“We get only one chance at this,” Francesca tells them. “If we screw it up, everything dies. Every Yau. Every human. So we don’t screw it up, okay?”
They roar assent. Francesca beckons them, and they fall into an untidy march behind her.
Nera says, too quiet for anyone but Francesca to hear, “What if we don’t screw it up? How many will die then?”
Francesca shrugs “Leave the accounting to whoever’s left.”
Ali’s role in the plan is simple: she runs.
The Stalker knows she’s awake; it has known since the moment she killed Bob and lost their protection. It homes in on her brain activity like a bloodhound in summer. Ali is prey.
“Where is it?” she huffs into a two-way transceiver.
Gale’s voice crackles through static. “We can’t be sure. We have very few observers. But it’s close to you. It’s getting closer.”
The roar, when it comes, is worse than before. It sounds like a half-frozen bear being dismembered by a rotary saw.
Ali runs. She scurries off campus, bounding along the rooftops of abandoned cars, heading for the crumbling city. Could she lose it in the decaying streets? Not for long. Maybe for long enough.
Unlike Gale/Jasper, the Stalker exists in both the real world and dreamscape simultaneously. Perhaps other worlds as well. But it is a singular being; it can’t quite be everywhere at once. There are some physical laws even it must obey.
She hears its pursuit. She hears cars shunted aside, the crack of splintering tree trunks and thudding feet. Not quite all the way to the presumed urban safety, Ali turns to confront it.
She fires a flare gun without aiming at a shadowy shape in full sunlight. It’s smaller than she expected – horse-sized at most, it is an unfixed ball of shifting spines, huffing mouths and glaring orange eyes. The searing red flash disorients the Stalker. Her tiny hope of disabling it dies at once.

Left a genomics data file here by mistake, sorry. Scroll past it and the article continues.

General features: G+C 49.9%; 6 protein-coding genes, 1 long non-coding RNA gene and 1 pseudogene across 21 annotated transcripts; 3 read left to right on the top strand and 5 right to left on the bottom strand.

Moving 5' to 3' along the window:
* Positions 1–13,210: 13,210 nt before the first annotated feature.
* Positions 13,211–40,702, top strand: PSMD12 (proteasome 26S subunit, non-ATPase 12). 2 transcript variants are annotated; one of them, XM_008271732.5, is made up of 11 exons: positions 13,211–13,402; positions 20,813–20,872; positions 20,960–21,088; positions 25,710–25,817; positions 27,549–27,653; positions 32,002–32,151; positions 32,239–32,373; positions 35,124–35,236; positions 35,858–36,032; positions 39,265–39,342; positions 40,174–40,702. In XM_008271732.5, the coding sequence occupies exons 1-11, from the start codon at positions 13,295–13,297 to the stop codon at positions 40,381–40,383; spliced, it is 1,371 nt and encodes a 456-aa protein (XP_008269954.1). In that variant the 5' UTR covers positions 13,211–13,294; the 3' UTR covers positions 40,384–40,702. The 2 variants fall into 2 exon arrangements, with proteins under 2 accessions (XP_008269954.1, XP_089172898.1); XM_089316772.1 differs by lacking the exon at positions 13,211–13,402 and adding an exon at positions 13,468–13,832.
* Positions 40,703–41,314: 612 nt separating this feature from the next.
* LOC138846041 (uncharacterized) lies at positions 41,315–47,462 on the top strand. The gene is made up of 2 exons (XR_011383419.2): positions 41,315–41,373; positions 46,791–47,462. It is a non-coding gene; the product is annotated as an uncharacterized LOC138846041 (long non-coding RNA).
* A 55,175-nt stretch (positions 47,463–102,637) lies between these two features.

Ali has no other weapons but a steel bar and bravado. “Come on then, you hungry mutt. Make it quick. Bob’s waiting for my apology.”
“God help us, it’s enormous.”
Two things: the Stalker has never been distracted before, and nobody has ever tried to surround it.
Francesca’s soldiers are nightmare-saboteurs. They have learned to turn the stuff of dreams into weapons capable of hurting the Yau.
But the Stalker is not the Yau, and dream-weapons do it no harm.
Instead, they dig a hole. A hundred weaponised dream-sappers crack the sleeping universe wide open.
The Stalker’s limbs flail. It falls shrieking through the gap between realities.
A stray tentacle plucks Francesca from her vantage point, and drags her down.
The gap closes.
The Stalker and Francesca are gone.
This week’s story is the latest instalment in a series I’m determined to eventually bring to an end, preferably before they become a novel told in thousand-word chapters. The series to date are Works Like A Dream, Any Dream Will Do, Alison’s Awake and The Nightmare Bargain. I’m not prepared to swear to the final count, but there’s going to be at least two more stories before the dream warriors wrap up.
This week’s title is freely adapted from my favourite line from Lieutenant Jean Rasczak (played by the magnificent Michael Ironside), who was objectively the best character in Paul Verhoeven’s adaptation of Starship Troopers. The line is “I only have one rule. Everyone fights, no-one quits. You don’t do your job, I’ll shoot you.”